Kingston Has Increased Flash Security

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Kingston Digital, an affiliate of the well-known flash technology company Kingston Technology, has recently partnered with antivirus company ESET and licensing company ClevX to improve the security of Kingston secure USB flash drives. The collaboration among the three companies comes at a very critical time. Portable devices are now the most vulnerable to malware and viruses, and users don’t often think twice about storing critical data in devices such as USB flash drives.

Kingston Digital has its eyes set on improving Kingston’s most recognized secure USB drives: the DataTraveler 4000, or DT4000, and the DataTraveler Vault-Privacy, or DTVP. The two models are already equipped with ClevX’s DriveSecurity, but with the collaboration with ESET, the DriveSecurity will be getting fortification from ESET’s anti-malware software. The DT4000’s and the DTVP’s security will still be primarily maintained by DriveSecurity, which will ensure that users’ data files are protected from unwanted tampering when the flash drives are in transit or plugged into different computers. And since USB flash drives can get lost or stolen easily, it becomes a reassuring thing for the user to know that his files will be well protected from such unfortunate incidents.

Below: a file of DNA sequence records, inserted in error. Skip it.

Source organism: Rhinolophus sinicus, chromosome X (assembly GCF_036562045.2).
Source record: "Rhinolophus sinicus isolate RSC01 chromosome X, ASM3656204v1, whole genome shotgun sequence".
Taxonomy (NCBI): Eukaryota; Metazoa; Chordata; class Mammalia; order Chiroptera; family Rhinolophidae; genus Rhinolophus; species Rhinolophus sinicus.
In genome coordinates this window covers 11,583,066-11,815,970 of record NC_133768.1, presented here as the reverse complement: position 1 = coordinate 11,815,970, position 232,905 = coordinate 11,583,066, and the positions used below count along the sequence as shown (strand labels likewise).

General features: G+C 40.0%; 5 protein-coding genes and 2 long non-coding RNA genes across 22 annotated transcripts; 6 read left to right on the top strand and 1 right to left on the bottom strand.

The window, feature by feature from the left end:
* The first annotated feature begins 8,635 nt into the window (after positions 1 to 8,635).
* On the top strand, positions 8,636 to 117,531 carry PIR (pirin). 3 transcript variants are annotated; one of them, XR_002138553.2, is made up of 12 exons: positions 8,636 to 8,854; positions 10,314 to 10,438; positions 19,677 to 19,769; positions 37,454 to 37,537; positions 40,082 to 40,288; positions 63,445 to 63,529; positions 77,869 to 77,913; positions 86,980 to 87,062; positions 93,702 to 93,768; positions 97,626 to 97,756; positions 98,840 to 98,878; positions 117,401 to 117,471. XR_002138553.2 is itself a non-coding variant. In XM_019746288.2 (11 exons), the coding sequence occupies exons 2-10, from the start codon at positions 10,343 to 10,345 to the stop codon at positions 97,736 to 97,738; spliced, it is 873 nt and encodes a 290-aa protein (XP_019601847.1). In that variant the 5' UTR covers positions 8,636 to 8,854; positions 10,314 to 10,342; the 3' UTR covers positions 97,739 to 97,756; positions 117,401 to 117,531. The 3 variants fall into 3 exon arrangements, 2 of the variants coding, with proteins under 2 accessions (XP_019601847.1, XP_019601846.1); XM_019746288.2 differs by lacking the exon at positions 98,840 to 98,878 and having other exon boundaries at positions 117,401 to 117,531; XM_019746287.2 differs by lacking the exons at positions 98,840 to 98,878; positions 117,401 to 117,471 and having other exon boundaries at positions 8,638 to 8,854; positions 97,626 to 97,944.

Safe and malware-free were the common goals established by Kingston Digital, ESET, and ClevX when they set out to improve the security of the Kingston secure flash drives. Users will be able to take advantage of the USB drives’ newly enhanced security once Kingston Digital releases them. Once plugged into a computer, the Kingston drives will automatically access ESET’s protection by prompting a strong password setup or the entry of one. The DataTraveler 4000, for example, will have 256-bit AES encryption and will lock itself down and destroy the encryption key after ten failed password attempts. The DataTraveler Vault-Privacy works the same; it’s just not fips validated like the DT4000 is. After a successful password entry, ESET will automatically search the drive for viruses and malware that may have infiltrated. If there are any, the anti-malware program will then efficiently dispose of them. Such security improvements could only mean solid business for Kingston, since it leads in the sale of secure USB flash drives to corporations and government institutions.

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